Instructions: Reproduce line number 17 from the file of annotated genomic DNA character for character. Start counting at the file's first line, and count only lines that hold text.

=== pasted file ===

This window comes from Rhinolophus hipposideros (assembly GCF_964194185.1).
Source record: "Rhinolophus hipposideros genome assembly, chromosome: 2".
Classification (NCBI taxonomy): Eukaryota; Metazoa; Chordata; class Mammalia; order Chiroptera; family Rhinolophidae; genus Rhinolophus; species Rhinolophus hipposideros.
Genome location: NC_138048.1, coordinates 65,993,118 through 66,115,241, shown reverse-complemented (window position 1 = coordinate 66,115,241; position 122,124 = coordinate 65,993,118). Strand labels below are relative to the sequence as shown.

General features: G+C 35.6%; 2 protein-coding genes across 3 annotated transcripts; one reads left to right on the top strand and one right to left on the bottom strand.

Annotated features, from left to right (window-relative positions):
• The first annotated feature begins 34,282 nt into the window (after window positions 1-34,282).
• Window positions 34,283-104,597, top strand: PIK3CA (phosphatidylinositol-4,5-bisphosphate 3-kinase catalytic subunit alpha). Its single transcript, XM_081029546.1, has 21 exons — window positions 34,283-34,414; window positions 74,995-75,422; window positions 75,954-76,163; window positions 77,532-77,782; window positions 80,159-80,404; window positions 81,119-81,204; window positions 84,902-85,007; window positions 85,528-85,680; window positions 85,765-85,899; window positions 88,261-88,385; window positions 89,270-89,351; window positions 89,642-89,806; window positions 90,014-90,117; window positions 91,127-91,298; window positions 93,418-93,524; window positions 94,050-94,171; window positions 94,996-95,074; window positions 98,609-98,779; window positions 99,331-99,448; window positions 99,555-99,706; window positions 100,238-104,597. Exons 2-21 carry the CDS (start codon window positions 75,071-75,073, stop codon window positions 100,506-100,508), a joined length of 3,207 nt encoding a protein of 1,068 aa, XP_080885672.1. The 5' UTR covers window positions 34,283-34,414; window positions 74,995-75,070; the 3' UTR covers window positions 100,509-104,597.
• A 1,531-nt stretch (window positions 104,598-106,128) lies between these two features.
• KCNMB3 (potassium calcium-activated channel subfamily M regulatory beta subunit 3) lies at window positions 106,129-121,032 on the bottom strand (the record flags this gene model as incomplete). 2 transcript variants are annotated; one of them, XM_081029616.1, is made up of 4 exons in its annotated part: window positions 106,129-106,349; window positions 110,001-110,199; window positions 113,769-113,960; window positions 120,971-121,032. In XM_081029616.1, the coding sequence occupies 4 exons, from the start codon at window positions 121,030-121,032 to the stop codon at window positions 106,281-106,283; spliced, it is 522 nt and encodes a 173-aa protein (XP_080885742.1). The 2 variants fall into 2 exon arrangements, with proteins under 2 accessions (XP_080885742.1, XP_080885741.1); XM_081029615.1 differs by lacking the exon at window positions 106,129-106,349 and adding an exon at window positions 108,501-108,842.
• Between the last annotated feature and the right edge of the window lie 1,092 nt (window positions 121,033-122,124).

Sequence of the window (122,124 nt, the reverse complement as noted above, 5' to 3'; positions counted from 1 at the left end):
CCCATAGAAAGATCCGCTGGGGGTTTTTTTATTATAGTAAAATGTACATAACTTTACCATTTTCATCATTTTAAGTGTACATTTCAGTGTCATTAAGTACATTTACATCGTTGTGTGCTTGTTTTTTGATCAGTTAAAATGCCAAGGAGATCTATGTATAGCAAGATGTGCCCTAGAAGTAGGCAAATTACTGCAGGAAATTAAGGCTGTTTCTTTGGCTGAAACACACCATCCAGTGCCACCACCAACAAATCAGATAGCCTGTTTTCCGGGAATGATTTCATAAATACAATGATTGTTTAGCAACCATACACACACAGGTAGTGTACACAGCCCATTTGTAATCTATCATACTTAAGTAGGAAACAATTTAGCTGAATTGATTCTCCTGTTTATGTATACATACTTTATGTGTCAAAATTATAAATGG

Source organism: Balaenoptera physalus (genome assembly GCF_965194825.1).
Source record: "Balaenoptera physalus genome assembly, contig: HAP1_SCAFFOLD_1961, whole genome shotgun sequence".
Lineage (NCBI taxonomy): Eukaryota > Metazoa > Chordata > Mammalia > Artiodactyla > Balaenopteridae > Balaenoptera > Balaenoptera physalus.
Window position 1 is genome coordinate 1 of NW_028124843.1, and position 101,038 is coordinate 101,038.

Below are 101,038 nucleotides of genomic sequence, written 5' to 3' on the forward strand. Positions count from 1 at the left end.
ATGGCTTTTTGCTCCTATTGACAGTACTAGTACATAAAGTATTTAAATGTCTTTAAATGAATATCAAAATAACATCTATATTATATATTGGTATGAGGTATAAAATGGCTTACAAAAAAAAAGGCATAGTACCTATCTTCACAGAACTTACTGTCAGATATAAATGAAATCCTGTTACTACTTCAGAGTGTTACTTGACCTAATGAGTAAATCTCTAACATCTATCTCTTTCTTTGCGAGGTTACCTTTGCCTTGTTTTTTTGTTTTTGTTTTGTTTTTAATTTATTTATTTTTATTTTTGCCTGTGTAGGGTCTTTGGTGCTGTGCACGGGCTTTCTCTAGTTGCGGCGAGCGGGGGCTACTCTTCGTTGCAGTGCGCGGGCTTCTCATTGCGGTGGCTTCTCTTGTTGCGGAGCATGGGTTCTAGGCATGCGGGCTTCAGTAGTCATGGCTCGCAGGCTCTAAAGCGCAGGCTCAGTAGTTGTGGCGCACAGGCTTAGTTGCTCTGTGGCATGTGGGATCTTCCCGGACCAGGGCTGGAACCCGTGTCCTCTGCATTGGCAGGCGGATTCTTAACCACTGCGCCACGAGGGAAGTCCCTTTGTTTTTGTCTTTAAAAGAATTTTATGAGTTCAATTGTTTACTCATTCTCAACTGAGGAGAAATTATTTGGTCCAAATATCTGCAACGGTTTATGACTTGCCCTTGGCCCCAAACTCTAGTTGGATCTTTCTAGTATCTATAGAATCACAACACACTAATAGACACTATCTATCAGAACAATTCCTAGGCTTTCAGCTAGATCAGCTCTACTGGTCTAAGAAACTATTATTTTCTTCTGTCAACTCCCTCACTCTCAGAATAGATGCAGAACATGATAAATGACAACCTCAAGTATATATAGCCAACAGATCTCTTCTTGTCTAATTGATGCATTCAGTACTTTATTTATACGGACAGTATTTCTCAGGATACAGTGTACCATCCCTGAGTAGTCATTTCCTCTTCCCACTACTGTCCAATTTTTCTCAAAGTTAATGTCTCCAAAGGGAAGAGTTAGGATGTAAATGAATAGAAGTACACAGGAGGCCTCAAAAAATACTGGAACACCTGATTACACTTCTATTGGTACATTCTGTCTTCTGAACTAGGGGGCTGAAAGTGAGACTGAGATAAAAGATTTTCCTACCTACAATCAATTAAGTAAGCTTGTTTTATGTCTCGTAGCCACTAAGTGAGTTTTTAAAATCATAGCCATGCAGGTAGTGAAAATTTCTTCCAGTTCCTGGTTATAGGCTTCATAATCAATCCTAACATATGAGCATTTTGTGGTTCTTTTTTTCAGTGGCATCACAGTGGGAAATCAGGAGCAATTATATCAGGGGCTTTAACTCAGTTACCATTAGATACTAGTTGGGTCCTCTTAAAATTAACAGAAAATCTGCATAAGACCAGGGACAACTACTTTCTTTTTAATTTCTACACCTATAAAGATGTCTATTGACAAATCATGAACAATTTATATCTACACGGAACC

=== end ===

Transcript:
Window position 1 is genome coordinate 1 of NW_028124843.1, and position 101,038 is coordinate 101,038.